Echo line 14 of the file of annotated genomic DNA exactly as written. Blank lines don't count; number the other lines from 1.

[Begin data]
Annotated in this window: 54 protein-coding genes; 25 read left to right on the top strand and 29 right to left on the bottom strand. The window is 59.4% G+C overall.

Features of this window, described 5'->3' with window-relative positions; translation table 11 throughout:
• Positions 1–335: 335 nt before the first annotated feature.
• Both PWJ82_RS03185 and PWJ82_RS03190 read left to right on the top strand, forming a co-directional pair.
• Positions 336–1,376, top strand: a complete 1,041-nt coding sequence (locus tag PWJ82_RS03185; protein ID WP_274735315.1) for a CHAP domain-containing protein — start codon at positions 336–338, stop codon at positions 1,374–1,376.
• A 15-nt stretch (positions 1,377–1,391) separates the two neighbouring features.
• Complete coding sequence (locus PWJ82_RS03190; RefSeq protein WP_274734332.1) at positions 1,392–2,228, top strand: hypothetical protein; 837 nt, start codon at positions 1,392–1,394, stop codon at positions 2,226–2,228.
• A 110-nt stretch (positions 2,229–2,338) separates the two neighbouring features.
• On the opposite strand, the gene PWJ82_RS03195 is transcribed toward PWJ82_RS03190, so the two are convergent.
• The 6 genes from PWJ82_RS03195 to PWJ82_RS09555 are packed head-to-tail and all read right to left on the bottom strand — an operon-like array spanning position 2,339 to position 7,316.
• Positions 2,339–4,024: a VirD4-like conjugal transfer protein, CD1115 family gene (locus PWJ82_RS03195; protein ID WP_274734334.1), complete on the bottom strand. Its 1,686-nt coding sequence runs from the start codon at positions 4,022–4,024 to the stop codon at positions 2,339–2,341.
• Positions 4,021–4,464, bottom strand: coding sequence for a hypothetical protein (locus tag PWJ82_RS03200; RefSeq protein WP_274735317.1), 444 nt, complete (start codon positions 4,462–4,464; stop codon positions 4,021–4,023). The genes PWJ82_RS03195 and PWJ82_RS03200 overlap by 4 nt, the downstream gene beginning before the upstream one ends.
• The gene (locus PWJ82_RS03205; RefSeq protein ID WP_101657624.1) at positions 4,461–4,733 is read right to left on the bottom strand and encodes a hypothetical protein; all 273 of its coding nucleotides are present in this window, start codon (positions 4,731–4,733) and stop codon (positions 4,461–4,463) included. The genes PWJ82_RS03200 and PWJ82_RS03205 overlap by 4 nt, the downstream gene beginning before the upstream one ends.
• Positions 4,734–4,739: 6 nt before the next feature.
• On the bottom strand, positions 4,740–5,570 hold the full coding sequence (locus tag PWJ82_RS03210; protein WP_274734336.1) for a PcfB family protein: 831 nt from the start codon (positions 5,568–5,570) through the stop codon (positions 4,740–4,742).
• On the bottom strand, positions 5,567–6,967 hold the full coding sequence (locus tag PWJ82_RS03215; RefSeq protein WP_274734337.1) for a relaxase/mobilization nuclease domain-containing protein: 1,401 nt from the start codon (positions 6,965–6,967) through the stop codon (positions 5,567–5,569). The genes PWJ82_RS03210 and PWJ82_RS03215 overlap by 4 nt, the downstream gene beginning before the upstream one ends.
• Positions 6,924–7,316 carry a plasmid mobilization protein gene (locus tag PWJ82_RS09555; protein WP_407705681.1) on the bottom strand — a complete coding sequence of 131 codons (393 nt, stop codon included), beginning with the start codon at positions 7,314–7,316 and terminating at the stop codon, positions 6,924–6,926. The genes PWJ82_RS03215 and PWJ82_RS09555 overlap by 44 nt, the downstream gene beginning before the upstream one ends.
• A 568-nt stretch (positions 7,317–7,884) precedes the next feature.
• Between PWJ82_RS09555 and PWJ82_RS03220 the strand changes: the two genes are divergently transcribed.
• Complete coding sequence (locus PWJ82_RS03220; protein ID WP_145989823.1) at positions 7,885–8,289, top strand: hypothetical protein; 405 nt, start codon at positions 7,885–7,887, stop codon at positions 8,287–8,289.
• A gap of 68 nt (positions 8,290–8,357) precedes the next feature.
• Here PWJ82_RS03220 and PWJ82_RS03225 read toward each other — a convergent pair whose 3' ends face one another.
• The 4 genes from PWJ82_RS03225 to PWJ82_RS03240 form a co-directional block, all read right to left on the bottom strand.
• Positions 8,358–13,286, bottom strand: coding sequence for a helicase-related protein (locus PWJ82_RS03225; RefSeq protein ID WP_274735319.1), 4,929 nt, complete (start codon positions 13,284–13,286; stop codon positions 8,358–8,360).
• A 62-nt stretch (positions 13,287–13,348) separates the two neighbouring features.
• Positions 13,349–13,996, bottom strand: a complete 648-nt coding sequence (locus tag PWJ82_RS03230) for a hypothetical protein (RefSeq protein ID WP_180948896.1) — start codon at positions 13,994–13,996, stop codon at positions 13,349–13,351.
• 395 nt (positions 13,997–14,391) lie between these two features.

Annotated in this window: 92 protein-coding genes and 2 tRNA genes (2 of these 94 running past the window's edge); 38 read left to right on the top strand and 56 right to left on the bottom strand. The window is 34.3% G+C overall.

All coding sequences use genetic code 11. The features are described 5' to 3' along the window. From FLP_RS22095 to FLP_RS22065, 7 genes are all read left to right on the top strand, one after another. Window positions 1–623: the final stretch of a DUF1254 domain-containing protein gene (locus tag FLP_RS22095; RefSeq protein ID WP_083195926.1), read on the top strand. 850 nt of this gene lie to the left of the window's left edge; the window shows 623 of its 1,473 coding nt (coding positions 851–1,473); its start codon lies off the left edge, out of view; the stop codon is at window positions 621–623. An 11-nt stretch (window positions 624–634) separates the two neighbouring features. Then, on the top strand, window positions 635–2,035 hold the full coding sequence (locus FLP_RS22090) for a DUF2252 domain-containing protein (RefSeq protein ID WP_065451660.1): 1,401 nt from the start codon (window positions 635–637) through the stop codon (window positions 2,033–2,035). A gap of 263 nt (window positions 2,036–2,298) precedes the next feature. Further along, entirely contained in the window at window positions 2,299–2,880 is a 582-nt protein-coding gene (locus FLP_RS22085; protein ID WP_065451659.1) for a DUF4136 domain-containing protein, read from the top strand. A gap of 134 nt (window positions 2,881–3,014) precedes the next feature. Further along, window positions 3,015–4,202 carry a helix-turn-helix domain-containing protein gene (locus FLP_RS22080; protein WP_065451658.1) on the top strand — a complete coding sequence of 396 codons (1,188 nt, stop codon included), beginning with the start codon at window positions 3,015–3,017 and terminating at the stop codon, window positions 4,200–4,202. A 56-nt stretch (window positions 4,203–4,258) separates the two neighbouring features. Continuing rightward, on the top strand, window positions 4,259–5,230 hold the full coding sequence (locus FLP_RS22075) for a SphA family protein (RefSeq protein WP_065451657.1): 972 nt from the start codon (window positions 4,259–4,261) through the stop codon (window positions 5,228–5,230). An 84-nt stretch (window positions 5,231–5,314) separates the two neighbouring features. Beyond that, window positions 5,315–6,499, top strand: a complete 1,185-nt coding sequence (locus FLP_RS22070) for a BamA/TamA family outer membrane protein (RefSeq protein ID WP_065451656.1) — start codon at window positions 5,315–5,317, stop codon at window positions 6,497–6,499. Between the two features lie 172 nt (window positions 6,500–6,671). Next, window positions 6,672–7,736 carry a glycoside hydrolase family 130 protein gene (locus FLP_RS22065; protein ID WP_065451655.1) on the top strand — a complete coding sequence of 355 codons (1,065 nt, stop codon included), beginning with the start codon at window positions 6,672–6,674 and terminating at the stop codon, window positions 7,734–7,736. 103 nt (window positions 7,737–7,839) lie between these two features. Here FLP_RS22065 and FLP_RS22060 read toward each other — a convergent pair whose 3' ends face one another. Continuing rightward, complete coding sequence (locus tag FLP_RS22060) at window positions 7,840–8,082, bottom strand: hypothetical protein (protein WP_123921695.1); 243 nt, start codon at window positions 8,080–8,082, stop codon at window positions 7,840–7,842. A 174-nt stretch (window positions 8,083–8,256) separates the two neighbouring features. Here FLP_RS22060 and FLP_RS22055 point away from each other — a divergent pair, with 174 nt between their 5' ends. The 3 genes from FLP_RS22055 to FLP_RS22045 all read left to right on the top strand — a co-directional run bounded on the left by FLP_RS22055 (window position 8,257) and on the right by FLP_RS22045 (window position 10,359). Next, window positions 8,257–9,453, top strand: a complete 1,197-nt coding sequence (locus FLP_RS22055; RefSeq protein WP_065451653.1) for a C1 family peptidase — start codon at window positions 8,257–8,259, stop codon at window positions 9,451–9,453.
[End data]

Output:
• Positions 4,734–4,739: 6 nt before the next feature.